Finally, in fiction it would be remiss of me not to mention the one book that I published this year. The Green Man’s Heir by Juliet E McKenna has been an amazing commercial success for Wizard’s Tower, and has by now probably outsold all of the other books I have published combined. As the publisher I am obviously biased, but Charles de Lint agrees with me about how wonderful the book is. Juliet totally deserves this success, and I’m delighted for her.

I haven’t read much in the way of graphic novels this year, but I have enjoyed Nalo Hopkinson’s foray into the Sandman universe with House of Whispers. I also highly recommend Conspiracy of Ravens from Leah Moore, John Reppion, and Sally Jane Thompson, which is perhaps best described as steampunk Sailor Moon set in an English girls’ school.

I was deeply unhappy with Marvel because Janet van Dyne did not feature in the movie version of their Avengers team. Of course the current wearer of the Wasp suit in Ant-Man and The Wasp is Janet’s daughter, Hope. However, the film did give us a guest appearance by Michelle Pfeiffer as Janet. If you have seen the film you will probably have noted Janet’s ability to be effortlessly glamorous and fashionable in any place at any time, even in the Quantum Realm. I’m convinced this is a secret mutant superpower that she has.

The latest Avengers movie, Infinity War, is perhaps most notable for the sheer audacity of Marvel in pulling such a stunt. Comics readers will know that being dead is usually a very temporary state for superheroes, especially if, like T’Challa, your next movie has already been announced. That didn’t stop people’s jaws dropping at the end of the film. And of course there has been endless speculation ever since as to how our heroes will get out of this mess. The replication of a comics crossover series as interlinked Hollywood movies is an amazing achievement.

My favorite film of the year is, of course, Black Panther. I was a huge fan of the Don McGregor run with the character back in the 1970s and I’m delighted to see T’Challa get a film of his own. The facts that the film is black-made and black-centered, and that it has so many great women characters, are very welcome bonuses.

In television Supergirl continues to impress. It is probably the most on-point political drama being broadcast at the moment. The presence of Nicole Maines, a trans actress, as the trans superhero character, Nia Null (aka Dreamer) is a very welcome bonus at a time when the US government is doing so much to roll back trans rights.

The highlight of my TV year, however, has been the new She-Ra. I’m too old to have watched the original series as a child, but I did catch it when it appeared on Netflix. Noelle Stevenson’s reboot is orders of magnitude better. I loved it so much I binged the entire season in a day. I’m amused that Swiftwind, despite his limited appearances, has all of the best lines. Though if he does achieve his ambition to liberate all of the horses in Bright Moon there may be a few feminist discussions about leadership of the herd.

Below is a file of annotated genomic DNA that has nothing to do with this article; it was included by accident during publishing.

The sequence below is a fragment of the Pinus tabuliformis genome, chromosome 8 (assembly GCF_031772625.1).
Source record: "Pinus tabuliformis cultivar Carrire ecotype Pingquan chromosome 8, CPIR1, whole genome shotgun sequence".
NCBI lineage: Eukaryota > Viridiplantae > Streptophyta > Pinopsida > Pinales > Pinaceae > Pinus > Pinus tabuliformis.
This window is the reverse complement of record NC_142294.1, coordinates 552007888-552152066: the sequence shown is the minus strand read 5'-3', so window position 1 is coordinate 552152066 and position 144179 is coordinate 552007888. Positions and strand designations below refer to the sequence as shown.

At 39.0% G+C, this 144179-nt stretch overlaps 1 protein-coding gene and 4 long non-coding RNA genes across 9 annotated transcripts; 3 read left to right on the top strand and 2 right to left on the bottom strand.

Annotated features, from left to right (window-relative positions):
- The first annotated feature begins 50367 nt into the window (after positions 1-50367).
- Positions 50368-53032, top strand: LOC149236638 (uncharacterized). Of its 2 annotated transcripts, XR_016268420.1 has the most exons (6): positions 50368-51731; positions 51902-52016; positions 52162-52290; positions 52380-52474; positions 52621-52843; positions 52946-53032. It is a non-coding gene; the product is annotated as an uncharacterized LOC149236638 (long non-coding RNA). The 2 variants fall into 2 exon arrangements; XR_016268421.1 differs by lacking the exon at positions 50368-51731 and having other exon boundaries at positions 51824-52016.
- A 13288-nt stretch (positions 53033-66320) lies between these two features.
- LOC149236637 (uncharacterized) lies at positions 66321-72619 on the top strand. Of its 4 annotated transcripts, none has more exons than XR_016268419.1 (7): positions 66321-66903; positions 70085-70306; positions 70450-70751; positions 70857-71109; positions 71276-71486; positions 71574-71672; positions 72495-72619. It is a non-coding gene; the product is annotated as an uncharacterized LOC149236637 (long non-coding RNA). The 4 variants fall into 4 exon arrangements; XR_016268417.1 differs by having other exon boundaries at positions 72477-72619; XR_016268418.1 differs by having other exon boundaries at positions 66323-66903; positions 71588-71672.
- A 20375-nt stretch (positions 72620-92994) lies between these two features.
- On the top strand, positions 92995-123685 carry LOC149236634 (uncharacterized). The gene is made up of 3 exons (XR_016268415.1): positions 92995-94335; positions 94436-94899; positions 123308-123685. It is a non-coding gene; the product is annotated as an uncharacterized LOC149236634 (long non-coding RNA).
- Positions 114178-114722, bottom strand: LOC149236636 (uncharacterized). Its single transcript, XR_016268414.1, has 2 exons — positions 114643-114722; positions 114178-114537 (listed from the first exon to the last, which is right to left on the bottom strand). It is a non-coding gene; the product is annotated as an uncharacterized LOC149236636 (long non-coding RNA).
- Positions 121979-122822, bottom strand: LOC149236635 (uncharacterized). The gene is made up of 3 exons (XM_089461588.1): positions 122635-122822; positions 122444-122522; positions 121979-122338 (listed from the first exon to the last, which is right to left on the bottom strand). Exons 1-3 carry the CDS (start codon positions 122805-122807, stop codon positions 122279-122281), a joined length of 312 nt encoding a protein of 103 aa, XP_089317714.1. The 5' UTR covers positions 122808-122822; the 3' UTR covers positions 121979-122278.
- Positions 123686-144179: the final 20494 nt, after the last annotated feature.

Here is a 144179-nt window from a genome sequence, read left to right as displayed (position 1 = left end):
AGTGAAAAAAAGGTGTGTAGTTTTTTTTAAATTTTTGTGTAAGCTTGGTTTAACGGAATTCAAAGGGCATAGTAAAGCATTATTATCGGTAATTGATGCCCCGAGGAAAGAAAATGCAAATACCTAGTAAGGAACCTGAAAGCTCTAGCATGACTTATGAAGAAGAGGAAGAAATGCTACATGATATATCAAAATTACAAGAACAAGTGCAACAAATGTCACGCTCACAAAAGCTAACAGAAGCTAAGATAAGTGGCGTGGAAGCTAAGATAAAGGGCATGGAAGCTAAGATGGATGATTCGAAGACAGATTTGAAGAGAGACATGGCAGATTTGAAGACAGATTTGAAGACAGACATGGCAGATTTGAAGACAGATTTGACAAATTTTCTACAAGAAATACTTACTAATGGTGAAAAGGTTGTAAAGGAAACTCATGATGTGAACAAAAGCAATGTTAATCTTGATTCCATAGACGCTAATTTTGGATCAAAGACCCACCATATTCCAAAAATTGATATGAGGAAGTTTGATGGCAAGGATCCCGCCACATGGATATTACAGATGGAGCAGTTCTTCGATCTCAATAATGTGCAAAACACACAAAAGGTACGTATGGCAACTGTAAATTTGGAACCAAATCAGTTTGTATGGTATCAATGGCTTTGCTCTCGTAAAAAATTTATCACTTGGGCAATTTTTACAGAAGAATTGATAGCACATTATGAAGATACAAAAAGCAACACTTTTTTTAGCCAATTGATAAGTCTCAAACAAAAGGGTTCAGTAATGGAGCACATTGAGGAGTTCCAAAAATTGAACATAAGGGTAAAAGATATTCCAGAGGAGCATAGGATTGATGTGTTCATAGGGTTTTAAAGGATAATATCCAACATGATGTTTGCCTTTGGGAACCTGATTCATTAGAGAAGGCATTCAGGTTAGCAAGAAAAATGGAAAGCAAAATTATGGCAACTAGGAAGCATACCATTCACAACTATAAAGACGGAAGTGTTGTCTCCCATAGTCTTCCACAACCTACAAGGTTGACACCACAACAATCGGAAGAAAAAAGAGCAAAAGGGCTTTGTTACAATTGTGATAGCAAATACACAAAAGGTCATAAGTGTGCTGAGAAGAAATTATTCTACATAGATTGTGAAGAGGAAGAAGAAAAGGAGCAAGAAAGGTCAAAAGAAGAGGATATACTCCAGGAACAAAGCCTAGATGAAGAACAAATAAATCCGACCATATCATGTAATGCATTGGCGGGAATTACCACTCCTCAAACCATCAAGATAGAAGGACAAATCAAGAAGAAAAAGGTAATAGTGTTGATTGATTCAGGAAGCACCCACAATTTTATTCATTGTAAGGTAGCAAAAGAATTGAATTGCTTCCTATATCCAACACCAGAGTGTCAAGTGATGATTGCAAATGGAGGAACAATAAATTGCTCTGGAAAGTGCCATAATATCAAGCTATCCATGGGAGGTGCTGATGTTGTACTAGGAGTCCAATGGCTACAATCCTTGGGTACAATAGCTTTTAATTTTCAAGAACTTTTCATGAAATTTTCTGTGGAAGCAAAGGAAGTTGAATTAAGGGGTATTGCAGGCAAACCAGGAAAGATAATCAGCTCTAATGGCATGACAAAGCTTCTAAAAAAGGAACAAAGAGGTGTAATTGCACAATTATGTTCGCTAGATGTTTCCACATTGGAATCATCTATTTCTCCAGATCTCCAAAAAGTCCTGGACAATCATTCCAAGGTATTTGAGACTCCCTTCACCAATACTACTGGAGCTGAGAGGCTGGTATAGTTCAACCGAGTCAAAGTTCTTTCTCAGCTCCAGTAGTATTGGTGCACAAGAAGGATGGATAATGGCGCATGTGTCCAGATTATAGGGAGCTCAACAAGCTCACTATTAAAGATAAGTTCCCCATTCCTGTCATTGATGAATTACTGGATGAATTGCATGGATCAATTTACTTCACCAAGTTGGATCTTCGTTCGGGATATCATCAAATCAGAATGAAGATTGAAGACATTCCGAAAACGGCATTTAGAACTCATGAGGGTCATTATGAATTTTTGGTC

As far as music goes, I was blown away by Janelle Monáe’s Dirty Computer. As soon as I was able to get hold of the clean version I played the whole thing on my radio show. I was lucky enough to catch one of the Dresden Dolls gigs in London in October. And if harder-edged rock is more your thing, I recommend the British duo, REWS. Shauna lives in Bristol and I was delighted to get her on the radio. She and Collette are clearly destined to be big stars.

In podcasts the Galactic Suburbia crew have begun a read-through of Joanna Russ’s legendary How to Suppress Women’s Writing. If feminist ranting is your thing (and it is very much mine) this is perfect listening material. A very different feminist experience is provided by my friend Tamsin Clarke whose Naked Podcast does exactly what it says. Tamsin interviews women in the nude. All sorts of interesting conversations result.

Sharp-eyed readers will have spotted some notable omissions from the fiction lists. Yes, once again I have been too busy to read everything I want to. Hopefully I will have a bit of time over the holidays to catch up. The books I am itching to read are The Phoenix Empress by K. Arsenault Rivera; European Travel for the Monstrous Gentlewoman by Theodora Goss; and Spinning Silver by Naomi Novik. So I had better stop writing and get on with reading.

Cheryl Morgan blogs, reviews and podcasts regularly at Cheryl’s Mewsings and Salon Futura. She is the owner of Wizard’s Tower Press. Cheryl co-presents the Women’s Outlook show on Ujima Radio . She also lectures regularly on topics of queer history, including a 2018 talk(audio and slides) at Cambridge University on the evidence for transgender people in ancient Mesopotamia.